There has been a lot of marking territory by the big beasts of the mobile industry this last 48 hours. The main pitch from successive carrier CEOs at this week’s Mobile World Congress has been the inequality of investment versus return in mobile data. It was a theme kicked-off a year ago by Vodafone’s Vittorio Calao, who marked out a proposal to introduce tiered data tariffs and tiered data delivery.
This year the carriers returned to the theme, complaining they’re getting too little from the likes of Google (they tend to cite YouTube, rather than name Google directly) for all the data they carry. They marked out their intention, or at least their desire, to tax some of that traffic.
In the meantime, Facebook made its mark in mobile payments. They made it clear that by committing to mobile, the company intends to go fully mobile with Facebook credit purchasing. This means a made-for-mobile payment flow designed round the smartphone UI and seamlessly connected-in to carrier billing services. Their key partnerships with providers of payment services, including most recently with Bango for mobile payments, indicates a well planned program of mobile-centred thinking.
So here’s the situation, the world’s biggest web players have become very focused on mobile delivery and are increasingly interested in mobile-facilitated payments. There should be a perfect sunrise here, web players want to monetize their mobile user base with convenient, flexible and pervasive mobile payments. Carriers are struggling with the data load on their networks, and want to generate income from heavy network usage. YouTube has plenty of premium content, and if it becomes easy and viable to charge that through the carrier, as Facebook intends to do, then everyone wins.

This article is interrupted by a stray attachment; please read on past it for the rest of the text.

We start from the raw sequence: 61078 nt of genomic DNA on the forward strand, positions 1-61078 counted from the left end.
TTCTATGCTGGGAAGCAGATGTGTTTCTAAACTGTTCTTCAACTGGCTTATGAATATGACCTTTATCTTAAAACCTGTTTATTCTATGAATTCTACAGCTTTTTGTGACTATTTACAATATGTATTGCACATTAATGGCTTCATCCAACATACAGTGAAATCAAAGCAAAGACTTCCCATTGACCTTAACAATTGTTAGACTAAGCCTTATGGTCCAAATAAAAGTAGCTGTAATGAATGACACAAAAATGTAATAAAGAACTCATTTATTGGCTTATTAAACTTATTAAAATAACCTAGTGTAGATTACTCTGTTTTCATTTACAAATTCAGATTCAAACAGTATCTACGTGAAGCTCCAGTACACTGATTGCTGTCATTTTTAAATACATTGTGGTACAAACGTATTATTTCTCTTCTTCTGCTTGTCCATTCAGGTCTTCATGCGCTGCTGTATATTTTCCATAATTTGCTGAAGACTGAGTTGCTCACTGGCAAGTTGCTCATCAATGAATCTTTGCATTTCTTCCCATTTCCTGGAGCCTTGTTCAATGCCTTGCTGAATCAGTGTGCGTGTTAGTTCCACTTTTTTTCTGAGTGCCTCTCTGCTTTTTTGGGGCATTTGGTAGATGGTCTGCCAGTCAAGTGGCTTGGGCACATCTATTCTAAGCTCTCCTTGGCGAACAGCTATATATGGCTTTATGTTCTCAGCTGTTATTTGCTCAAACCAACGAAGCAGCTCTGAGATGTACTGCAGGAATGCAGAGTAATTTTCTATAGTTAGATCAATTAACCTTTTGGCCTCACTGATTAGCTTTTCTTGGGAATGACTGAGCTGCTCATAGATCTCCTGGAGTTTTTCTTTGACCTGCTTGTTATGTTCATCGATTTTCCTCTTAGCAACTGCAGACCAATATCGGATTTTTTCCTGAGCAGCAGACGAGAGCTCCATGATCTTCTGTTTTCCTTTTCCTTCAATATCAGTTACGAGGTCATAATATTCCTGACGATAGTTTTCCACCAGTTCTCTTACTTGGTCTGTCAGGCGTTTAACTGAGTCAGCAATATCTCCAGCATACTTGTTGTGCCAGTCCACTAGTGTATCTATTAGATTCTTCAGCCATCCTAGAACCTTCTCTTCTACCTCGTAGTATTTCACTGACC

Taxing data will simply push traffic off-net. But by facilitating payments for premium content, the internet players get a way to generate instant returns from mobile delivery and carriers have additional income to subsidize the costs of the network.
Marking territory has always been a waste of human ingenuity and enterprise. Trading assets and skills, on the other hand, compels us into negotiation and to derive benefit through co-operation. Mobile payments is the most strategic solution that content providers and carriers should focus on today.